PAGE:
What the Inflation Reduction Act means for small business

Editorial Team

5 min read
United States Capitol building

On August 16th, 2022, President Joe Biden signed the Inflation Reduction Act — a sweeping bill aimed at reducing inflation and tackling climate change. The bill is packed with funding, provisions, changes to the tax code, and complex incentive structures that, over time, could affect pretty much everyone.

But, what does it mean for small businesses specifically? Since the Inflation Reduction Act doesn’t have a “small business” section, figuring out its impact on the business community can be complicated. Here, we’ll focus in on the bill’s three key areas — Taxes, Health Care, and Climate — and which parts you as an entrepreneur might feel affected by the most.

1. Taxes

One of the key priorities of the Inflation Reduction Act is, naturally, reducing inflation. According to experts, the bill will largely accomplish this by making some tactful changes to the tax code. “The Inflation Reduction Act will put downward pressure on inflation – strengthening balance sheets for small businesses and their consumers,” SBA Administrator Isabella Guzman told USA TODAY.

The bill adds a 15% minimum tax on corporations with over $1 billion in revenue. Essentially, this intends to level the playing field between small businesses and the giant corporations they compete with. Amazon, for example, recorded $35.1 billion in profits in 2021 while paying only 6.1% taxes. The average federal tax rate for small businesses of all types is 19.8%, according to the U.S. Chamber of Commerce.

The Inflation Reduction Act also adds $80 billion for additional IRS enforcement. That’s a small fraction of the money allocated in the bill, but it could have a big impact at the IRS. It would essentially help the historically underfunded and understaffed agency get back up to speed so they can more effectively go after tax cheats. Some have feared that this funding would create an army of IRS agents to go after small businesses and working families.

According to the Treasury Department, though, the enforcement would be aimed exclusively at wealthy Americans and large corporations. “For regular taxpayers, for small businesses, for low-income taxpayers, the only shift that they are going to realize is there is going to be an IRS employee that can answer the phone when they call,” Natasha Sarin, a counselor for tax policy and implementation at the Treasury Department, told Vox.

2. Health care

Health care affects everyone in subtle or obvious ways. When the American Rescue Plan took effect in 2021, it provided subsidies that helped lower the cost of healthcare plans provided by the Affordable Care Act. According to the SBA, small business owners and their employees disproportionately use ACA plans to get healthcare coverage. The Inflation Reduction Act will extend these subsidies to 2025, ensuring that ACA healthcare plans remain affordable for the people who need them and use them most.

The Inflation Reduction Act will also allow Medicare to negotiate drug prices, a huge change that could give the government the power to lower the cost of prescription drugs over time. More than 131 million people (that’s 66% of adults in the United States) take prescription drugs. If their costs go down, the impact on wallets across America could be massive and would affect small business owners, their employees, and their customers in equal measure.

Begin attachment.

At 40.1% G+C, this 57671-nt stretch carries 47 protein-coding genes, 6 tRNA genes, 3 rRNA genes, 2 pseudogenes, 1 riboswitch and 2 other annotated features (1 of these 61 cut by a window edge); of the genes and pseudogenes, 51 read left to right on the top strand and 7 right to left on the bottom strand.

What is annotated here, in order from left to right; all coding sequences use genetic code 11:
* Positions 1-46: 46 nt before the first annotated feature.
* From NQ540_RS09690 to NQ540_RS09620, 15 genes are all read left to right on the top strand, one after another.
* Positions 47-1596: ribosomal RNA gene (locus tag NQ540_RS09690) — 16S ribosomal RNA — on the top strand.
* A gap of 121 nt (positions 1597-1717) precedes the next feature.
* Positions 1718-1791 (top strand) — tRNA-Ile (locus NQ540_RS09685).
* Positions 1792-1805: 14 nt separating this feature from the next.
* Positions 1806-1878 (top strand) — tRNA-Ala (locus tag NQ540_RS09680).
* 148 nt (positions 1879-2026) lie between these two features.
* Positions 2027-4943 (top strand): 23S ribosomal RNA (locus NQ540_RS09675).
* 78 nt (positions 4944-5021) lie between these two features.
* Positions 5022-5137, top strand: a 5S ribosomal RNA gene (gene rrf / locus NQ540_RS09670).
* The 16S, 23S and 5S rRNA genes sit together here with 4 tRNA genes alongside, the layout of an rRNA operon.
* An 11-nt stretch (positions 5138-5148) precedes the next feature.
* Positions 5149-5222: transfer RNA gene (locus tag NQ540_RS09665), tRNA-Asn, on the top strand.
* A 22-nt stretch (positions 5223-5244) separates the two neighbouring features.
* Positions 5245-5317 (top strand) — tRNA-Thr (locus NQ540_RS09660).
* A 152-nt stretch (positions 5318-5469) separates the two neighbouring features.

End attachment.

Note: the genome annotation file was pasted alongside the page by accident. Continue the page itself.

3. Climate

Finally, the Inflation Reduction Act dedicates over $360 billion to reducing carbon emissions and fighting climate change. It would be the largest single investment ever made by anyone in the climate. The climate section of the bill is large and complex, but the best way to understand it is that, over time, it would build economic incentives that shift Americans away from fossil fuels and toward renewable energy, while creating jobs in the process. If you’re a small business owner who installs solar panels or outfits HVAC systems for example, you may see a spike in demand.

The climate section of the bill also contains tax credits that small business owners can take advantage of. You can get up to $7,500 back from the government for buying a new or used electric vehicle, and there are additional tax credits on electric commercial vehicles up to $40,000. Basically, if you need a car for your business, electric vehicles are about to be a more affordable option. Keep in mind, electric vehicles are a great fit for delivery services that make constant short trips.

The Inflation Reduction Act is a huge piece of legislation that touches several aspects of American life. For business owners, it may present new opportunities for growth, new business prospects to explore, and a more equitable tax landscape between you and large corporations. It could lower the cost of basic healthcare and prescription drugs, and help America tackle the impending threat of climate change. For small business owners, as well as their staff, customer base, and support system, the impact could be substantial.

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This information is provided for informational purposes only and should not be construed as legal, financial, or tax advice. Readers should contact their attorneys, financial advisors, or tax professionals to obtain advice with respect to any particular matter.

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